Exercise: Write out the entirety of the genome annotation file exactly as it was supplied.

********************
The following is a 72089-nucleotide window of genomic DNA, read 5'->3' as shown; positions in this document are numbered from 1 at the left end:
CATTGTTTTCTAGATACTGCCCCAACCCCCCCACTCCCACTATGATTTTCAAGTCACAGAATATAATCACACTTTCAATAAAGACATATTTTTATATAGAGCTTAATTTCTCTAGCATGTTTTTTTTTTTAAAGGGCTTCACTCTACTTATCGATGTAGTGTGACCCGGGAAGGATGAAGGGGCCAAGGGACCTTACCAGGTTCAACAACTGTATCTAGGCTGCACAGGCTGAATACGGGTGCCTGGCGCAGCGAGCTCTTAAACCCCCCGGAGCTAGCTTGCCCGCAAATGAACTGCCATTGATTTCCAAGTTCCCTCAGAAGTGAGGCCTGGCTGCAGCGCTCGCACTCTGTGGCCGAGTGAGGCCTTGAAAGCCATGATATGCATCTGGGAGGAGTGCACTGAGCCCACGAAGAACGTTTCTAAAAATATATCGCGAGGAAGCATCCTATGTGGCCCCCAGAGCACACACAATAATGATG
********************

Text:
The following is a 72089-nucleotide window of genomic DNA, read 5'->3' as shown; positions in this document are numbered from 1 at the left end:
CATTGTTTTCTAGATACTGCCCCAACCCCCCCACTCCCACTATGATTTTCAAGTCACAGAATATAATCACACTTTCAATAAAGACATATTTTTATATAGAGCTTAATTTCTCTAGCATGTTTTTTTTTTTAAAGGGCTTCACTCTACTTATCGATGTAGTGTGACCCGGGAAGGATGAAGGGGCCAAGGGACCTTACCAGGTTCAACAACTGTATCTAGGCTGCACAGGCTGAATACGGGTGCCTGGCGCAGCGAGCTCTTAAACCCCCCGGAGCTAGCTTGCCCGCAAATGAACTGCCATTGATTTCCAAGTTCCCTCAGAAGTGAGGCCTGGCTGCAGCGCTCGCACTCTGTGGCCGAGTGAGGCCTTGAAAGCCATGATATGCATCTGGGAGGAGTGCACTGAGCCCACGAAGAACGTTTCTAAAAATATATCGCGAGGAAGCATCCTATGTGGCCCCCAGAGCACACACAATAATGATG